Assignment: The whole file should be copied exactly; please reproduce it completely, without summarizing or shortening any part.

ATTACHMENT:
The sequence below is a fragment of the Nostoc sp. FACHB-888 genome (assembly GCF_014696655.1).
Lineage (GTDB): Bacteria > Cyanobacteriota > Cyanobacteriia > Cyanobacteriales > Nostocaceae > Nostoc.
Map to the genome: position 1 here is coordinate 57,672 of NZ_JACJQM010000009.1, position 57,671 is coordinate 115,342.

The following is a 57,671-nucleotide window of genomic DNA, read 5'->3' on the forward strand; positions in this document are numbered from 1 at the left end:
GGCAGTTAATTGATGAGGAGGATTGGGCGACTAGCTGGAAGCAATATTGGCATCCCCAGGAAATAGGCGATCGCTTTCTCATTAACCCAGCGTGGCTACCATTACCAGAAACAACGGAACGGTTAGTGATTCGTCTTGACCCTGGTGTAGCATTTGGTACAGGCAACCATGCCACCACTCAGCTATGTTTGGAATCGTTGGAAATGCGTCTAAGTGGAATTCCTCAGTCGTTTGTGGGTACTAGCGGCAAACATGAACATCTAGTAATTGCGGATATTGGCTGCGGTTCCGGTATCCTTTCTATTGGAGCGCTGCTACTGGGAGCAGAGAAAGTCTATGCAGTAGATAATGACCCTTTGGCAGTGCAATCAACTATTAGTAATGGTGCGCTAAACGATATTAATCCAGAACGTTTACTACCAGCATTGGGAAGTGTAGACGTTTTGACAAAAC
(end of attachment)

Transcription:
The sequence below is a fragment of the Nostoc sp. FACHB-888 genome (assembly GCF_014696655.1).
Lineage (GTDB): Bacteria > Cyanobacteriota > Cyanobacteriia > Cyanobacteriales > Nostocaceae > Nostoc.
Map to the genome: position 1 here is coordinate 57,672 of NZ_JACJQM010000009.1, position 57,671 is coordinate 115,342.

The following is a 57,671-nucleotide window of genomic DNA, read 5'->3' on the forward strand; positions in this document are numbered from 1 at the left end:
GGCAGTTAATTGATGAGGAGGATTGGGCGACTAGCTGGAAGCAATATTGGCATCCCCAGGAAATAGGCGATCGCTTTCTCATTAACCCAGCGTGGCTACCATTACCAGAAACAACGGAACGGTTAGTGATTCGTCTTGACCCTGGTGTAGCATTTGGTACAGGCAACCATGCCACCACTCAGCTATGTTTGGAATCGTTGGAAATGCGTCTAAGTGGAATTCCTCAGTCGTTTGTGGGTACTAGCGGCAAACATGAACATCTAGTAATTGCGGATATTGGCTGCGGTTCCGGTATCCTTTCTATTGGAGCGCTGCTACTGGGAGCAGAGAAAGTCTATGCAGTAGATAATGACCCTTTGGCAGTGCAATCAACTATTAGTAATGGTGCGCTAAACGATATTAATCCAGAACGTTTACTACCAGCATTGGGAAGTGTAGACGTTTTGACAAAAC